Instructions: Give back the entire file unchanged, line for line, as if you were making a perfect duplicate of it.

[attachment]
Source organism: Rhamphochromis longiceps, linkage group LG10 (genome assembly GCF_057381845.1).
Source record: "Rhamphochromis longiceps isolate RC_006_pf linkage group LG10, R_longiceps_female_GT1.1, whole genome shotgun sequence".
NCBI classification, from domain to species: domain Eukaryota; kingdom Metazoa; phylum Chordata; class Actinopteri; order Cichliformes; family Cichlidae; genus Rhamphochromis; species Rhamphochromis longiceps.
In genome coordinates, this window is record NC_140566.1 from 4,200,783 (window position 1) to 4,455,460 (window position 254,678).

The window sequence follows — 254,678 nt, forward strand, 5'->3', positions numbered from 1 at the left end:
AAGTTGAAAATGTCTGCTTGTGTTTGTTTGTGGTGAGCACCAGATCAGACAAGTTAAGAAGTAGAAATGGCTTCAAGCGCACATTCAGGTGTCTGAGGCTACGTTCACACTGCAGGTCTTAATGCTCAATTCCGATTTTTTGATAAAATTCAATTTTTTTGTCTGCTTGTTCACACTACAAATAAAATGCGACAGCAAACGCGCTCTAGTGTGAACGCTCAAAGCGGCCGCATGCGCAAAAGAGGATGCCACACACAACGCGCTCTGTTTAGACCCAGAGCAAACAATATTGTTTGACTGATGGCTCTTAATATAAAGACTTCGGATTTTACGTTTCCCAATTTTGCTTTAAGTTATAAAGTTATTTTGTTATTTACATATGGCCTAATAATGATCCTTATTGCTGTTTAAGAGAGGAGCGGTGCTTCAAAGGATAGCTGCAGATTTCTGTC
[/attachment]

Source organism: Rhamphochromis longiceps, linkage group LG10 (genome assembly GCF_057381845.1).
Source record: "Rhamphochromis longiceps isolate RC_006_pf linkage group LG10, R_longiceps_female_GT1.1, whole genome shotgun sequence".
NCBI classification, from domain to species: domain Eukaryota; kingdom Metazoa; phylum Chordata; class Actinopteri; order Cichliformes; family Cichlidae; genus Rhamphochromis; species Rhamphochromis longiceps.
In genome coordinates, this window is record NC_140566.1 from 4,200,783 (window position 1) to 4,455,460 (window position 254,678).

The window sequence follows — 254,678 nt, forward strand, 5'->3', positions numbered from 1 at the left end:
AAGTTGAAAATGTCTGCTTGTGTTTGTTTGTGGTGAGCACCAGATCAGACAAGTTAAGAAGTAGAAATGGCTTCAAGCGCACATTCAGGTGTCTGAGGCTACGTTCACACTGCAGGTCTTAATGCTCAATTCCGATTTTTTGATAAAATTCAATTTTTTTGTCTGCTTGTTCACACTACAAATAAAATGCGACAGCAAACGCGCTCTAGTGTGAACGCTCAAAGCGGCCGCATGCGCAAAAGAGGATGCCACACACAACGCGCTCTGTTTAGACCCAGAGCAAACAATATTGTTTGACTGATGGCTCTTAATATAAAGACTTCGGATTTTACGTTTCCCAATTTTGCTTTAAGTTATAAAGTTATTTTGTTATTTACATATGGCCTAATAATGATCCTTATTGCTGTTTAAGAGAGGAGCGGTGCTTCAAAGGATAGCTGCAGATTTCTGTC